My childhood is more recent than yours. And I know why the kid follows the timer, even if you are too old to remember. You previously established the timer as an unmoving rule. You may have used the timer in some other area, which would explain your child following the rule of the timer the first time you applied it to video games. That doesn't mean you aren't the bad guy. That means you successfully internalized the power of the timer previously. If your child did not stop the first time the timer went off, its unlikely that you just sat there and let him defy you, because he is defying you, and not the timer. Sorry. If in the specific instance of video games, he did defy you the first time, you punished him. Eventually he internalized the idea that you would not allow him to defy you in regards to the timer, and he followed the rule of the dings. The timer does not make you not the bad guy. It just means you successfully brainwashed your child, as all good parents do and should, to understand that there was a limit to his video game playing time.
In fact there is no neutral third party, the party is the child's eventual internal acceptance of the timer indicating that he will, with no deviation, receive a punishment for violating the rule of the timer. You were the bad guy when you established the power of the timer, as a symbol of your authority. You are now not the bad guy because there is no bad guy. Further if your child attacks the timer, he is still attacking you, and your authority, symbolically. When I burn a flag, or smash a timer, I am not blaming the flag for my oppression, I am blaming what it represents, my government.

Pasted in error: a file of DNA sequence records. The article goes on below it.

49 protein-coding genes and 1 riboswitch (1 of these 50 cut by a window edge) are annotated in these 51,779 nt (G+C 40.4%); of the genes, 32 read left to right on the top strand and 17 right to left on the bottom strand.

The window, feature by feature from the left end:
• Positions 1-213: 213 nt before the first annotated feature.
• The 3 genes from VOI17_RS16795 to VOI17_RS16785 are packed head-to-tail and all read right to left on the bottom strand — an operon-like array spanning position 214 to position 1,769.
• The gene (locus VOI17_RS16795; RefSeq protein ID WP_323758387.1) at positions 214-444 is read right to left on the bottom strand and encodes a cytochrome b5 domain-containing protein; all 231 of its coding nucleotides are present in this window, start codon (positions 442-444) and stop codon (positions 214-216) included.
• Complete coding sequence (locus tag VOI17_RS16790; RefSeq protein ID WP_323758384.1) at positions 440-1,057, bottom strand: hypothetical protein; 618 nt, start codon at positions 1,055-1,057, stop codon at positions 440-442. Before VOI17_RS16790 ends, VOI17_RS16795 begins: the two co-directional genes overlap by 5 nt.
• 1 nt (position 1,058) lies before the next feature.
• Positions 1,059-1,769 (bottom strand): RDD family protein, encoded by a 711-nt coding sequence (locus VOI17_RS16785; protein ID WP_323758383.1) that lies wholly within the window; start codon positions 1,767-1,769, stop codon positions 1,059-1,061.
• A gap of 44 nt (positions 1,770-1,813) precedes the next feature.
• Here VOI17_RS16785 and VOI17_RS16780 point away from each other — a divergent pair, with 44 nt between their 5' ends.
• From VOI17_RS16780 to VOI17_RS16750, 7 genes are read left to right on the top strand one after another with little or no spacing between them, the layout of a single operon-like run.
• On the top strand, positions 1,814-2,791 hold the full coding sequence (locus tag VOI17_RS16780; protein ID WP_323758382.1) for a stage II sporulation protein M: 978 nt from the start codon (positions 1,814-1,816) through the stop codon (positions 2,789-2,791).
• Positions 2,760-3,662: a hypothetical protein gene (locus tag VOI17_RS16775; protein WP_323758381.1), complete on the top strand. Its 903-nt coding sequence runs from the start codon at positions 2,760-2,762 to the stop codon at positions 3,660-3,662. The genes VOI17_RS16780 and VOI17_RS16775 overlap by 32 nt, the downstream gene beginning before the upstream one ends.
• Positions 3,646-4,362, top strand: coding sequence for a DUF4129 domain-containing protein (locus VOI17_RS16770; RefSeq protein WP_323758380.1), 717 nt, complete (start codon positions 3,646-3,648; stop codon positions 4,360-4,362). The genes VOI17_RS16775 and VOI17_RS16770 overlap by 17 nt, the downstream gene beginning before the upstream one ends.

Its not what you write and what I read that is at odds, its what you think, that the timer becomes the bad guy, it doesn't, and what actually happens, that there is no bad guy because your child has been brainwashed to accept that he has other things he needs to do besides play video games.
Hope this clears things up!
My kids believe in Santa and the Tooth fairy. I'm think they're faking it about the Easter Bunny to get candy though. It's fun. It's harmless. Someday other kids will tell them "the truth" just like they did me. I was not especially traumatized over it. The Tooth Fairy didn't bother me at all.
Santa is the spirit of giving and love. And that is very real. The Tooth Fairy is probably some old pagan tradition that has lived on despite changes in management (i.e. religion). Terry Pratchett said it best in Hogfather. Hogfather (Santa) is the little lie that allows us to believe in the big lies like justice and mercy.
There is so little magic and wonder in modern life. Why not let kids have a little for a little while? It's a given kids are going to grow out of it. I think more parents are sad when their kids quit believing in Santa than kids are sad Santa isn't an actual person. I've known many parents to have a good cry when Santa finally left the building for good. It's certainly a sign a child is growing up and leaving the things of childhood behind.
Naturally, it is an individual choice which every parent must make for themselves. There's no right or wrong answer here.
Dont worry about how your kids might tell others the truth, just also teach them about respect and saftey along with the truth. I am a teacher and when kids ask me about it I say you will need to ask your parents about that. Kids who upset other kids just need to learn how upsetting others on purpose is disrespectful. No kid will be able to forsee what all their truths or beliefs will do to others yet if they know they are disturbing another they also need to know what to do about it.
I just recommend being honest. Yes they might be ticked, or they just very well might not care. My mother and grandmother did not even tell me Santa or the Easter Bunny existed. Their reasoning was "Jesus is important so lying to a kid about imaginary beings is setting them up to not believe you"
They didn't know how right they were >.>
When I have kids, I am going to teach it as a family plus history thing. I'm not even going to try and say santa claus to my imaginary kids because I'll start laughing.